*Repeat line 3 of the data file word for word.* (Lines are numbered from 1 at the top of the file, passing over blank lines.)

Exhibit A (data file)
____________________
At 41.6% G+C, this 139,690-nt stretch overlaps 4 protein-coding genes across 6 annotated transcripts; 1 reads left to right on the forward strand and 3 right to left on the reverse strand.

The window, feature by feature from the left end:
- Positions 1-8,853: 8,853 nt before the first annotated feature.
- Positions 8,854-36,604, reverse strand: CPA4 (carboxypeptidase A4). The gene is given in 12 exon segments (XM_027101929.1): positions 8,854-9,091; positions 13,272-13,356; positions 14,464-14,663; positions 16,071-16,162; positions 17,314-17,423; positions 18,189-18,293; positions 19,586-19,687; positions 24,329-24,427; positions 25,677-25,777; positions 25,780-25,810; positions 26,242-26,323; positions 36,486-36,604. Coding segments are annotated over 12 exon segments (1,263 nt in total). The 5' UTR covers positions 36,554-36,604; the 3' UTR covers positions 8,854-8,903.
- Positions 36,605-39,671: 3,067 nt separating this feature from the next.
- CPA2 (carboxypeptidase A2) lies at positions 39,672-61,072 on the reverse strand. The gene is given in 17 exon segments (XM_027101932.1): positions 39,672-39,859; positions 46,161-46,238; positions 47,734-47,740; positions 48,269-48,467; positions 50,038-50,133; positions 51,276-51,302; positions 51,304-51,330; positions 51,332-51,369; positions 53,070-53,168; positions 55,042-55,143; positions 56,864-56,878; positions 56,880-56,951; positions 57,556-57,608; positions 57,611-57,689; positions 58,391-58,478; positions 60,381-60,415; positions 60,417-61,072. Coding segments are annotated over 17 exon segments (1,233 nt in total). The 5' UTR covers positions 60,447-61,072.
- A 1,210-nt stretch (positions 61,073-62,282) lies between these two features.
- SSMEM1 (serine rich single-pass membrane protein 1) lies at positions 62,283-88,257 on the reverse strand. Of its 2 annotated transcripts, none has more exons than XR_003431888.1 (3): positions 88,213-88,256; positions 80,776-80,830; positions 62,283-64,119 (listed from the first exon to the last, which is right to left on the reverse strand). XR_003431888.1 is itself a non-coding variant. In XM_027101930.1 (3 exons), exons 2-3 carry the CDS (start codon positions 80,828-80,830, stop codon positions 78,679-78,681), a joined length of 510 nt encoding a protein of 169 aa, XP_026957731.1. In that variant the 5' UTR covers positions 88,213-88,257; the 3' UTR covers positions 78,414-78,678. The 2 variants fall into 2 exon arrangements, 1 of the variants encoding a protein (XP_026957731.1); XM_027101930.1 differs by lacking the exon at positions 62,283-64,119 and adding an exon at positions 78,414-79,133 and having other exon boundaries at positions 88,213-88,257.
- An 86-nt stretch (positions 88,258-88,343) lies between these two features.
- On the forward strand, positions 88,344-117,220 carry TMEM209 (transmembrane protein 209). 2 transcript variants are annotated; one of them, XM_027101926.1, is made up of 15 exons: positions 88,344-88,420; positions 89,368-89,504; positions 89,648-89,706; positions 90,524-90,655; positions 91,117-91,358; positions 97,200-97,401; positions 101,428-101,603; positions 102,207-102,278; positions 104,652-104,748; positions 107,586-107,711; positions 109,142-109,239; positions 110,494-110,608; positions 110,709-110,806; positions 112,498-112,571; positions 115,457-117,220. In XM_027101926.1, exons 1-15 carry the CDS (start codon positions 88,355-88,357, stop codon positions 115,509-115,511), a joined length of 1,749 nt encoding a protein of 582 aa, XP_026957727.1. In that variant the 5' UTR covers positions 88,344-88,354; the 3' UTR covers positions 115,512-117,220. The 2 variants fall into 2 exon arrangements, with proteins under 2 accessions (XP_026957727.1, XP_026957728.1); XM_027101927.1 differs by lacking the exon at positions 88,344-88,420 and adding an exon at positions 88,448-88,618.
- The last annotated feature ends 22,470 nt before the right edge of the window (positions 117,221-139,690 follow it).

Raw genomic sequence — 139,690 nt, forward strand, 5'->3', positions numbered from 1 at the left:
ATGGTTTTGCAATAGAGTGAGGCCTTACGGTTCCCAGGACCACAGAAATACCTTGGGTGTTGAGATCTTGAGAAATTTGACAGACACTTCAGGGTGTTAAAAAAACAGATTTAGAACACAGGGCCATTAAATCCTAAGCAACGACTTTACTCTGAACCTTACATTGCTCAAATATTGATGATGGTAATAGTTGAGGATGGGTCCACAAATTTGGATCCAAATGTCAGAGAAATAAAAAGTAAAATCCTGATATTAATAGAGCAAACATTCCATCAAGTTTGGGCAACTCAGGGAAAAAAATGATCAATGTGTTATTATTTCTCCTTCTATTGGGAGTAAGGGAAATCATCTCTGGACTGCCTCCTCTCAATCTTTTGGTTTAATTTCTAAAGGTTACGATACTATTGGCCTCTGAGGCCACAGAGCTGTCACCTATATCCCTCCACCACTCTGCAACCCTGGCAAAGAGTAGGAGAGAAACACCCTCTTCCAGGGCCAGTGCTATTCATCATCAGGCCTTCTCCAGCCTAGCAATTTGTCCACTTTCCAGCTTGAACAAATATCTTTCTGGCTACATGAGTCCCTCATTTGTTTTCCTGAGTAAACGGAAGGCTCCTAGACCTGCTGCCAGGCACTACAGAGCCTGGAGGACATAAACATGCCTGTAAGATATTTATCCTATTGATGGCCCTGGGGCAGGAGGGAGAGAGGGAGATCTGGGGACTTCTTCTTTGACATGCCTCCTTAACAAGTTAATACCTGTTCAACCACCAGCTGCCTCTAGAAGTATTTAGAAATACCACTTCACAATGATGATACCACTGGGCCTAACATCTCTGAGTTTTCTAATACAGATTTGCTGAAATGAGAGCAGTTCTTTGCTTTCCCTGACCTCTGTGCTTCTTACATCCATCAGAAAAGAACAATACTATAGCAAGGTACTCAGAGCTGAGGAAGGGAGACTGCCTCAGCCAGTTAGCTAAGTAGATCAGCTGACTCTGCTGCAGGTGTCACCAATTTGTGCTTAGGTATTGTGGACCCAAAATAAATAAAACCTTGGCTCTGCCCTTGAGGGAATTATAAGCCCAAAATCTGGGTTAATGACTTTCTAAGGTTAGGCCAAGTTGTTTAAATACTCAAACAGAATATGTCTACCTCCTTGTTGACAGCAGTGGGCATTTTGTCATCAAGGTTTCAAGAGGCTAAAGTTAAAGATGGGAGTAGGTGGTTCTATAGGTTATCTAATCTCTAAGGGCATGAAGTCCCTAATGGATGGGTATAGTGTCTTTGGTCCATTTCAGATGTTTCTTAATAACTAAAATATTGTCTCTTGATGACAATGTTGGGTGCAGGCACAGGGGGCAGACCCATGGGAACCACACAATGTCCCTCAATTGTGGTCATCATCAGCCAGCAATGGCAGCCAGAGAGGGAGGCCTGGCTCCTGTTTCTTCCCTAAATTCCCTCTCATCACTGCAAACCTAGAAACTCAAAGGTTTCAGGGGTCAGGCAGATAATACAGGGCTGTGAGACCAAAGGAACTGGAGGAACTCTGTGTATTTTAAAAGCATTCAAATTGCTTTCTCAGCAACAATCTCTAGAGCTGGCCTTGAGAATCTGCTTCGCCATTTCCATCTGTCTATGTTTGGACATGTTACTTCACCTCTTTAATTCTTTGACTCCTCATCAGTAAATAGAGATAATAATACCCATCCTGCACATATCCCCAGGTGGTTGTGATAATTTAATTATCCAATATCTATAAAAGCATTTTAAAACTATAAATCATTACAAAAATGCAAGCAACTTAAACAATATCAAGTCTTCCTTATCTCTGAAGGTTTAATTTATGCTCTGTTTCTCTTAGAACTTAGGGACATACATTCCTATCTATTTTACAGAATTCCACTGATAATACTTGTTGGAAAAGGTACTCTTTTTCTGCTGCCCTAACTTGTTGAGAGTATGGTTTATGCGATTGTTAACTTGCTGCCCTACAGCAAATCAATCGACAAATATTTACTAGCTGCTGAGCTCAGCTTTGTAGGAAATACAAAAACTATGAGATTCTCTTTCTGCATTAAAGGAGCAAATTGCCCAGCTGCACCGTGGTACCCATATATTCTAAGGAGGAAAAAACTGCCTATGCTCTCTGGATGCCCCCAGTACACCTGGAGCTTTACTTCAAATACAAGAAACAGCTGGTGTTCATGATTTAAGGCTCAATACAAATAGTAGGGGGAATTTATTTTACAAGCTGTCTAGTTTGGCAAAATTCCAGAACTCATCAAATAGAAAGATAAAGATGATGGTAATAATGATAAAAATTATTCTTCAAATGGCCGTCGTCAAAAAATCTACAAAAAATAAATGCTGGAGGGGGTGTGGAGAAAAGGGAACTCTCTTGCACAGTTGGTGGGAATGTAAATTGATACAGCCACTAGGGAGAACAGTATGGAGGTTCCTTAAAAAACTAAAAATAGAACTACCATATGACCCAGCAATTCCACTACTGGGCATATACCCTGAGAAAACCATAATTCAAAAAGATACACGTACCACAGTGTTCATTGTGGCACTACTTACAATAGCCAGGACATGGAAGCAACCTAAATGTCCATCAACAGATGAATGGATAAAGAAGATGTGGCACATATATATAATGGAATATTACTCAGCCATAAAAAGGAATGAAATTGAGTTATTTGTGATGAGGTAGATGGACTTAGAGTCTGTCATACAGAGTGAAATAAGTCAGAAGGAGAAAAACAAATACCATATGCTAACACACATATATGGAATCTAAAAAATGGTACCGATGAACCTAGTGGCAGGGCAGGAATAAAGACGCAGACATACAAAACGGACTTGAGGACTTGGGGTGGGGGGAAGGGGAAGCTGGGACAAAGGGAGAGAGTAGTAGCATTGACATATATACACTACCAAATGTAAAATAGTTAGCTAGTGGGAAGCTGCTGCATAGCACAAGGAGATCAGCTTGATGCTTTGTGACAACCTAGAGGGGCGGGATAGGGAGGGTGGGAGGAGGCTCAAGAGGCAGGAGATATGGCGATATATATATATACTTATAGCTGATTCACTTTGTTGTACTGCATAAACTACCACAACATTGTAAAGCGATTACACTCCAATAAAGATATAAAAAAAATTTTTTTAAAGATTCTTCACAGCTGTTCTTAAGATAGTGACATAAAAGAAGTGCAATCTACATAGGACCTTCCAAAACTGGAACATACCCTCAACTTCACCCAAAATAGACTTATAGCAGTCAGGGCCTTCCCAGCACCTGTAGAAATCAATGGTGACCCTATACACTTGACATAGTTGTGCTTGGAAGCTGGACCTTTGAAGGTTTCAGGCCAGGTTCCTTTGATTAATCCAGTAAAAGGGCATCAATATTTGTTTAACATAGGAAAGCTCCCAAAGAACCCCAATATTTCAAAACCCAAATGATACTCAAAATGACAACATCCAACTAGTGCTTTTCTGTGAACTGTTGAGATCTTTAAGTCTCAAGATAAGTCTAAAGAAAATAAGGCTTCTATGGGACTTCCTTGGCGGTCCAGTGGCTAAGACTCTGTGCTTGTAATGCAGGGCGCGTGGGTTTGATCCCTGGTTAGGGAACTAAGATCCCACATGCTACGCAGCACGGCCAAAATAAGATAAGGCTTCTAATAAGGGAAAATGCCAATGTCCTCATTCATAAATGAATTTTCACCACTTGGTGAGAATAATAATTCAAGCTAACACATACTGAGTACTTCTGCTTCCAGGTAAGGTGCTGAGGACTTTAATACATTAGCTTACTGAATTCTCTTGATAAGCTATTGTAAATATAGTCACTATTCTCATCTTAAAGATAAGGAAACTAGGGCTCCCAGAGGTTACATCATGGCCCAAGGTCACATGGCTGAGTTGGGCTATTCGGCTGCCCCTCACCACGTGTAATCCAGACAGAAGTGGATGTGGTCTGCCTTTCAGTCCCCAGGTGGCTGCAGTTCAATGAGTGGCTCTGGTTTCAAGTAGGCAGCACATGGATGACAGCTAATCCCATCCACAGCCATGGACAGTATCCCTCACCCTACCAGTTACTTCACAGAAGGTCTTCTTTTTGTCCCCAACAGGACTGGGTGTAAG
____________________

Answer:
- Positions 1-8,853: 8,853 nt before the first annotated feature.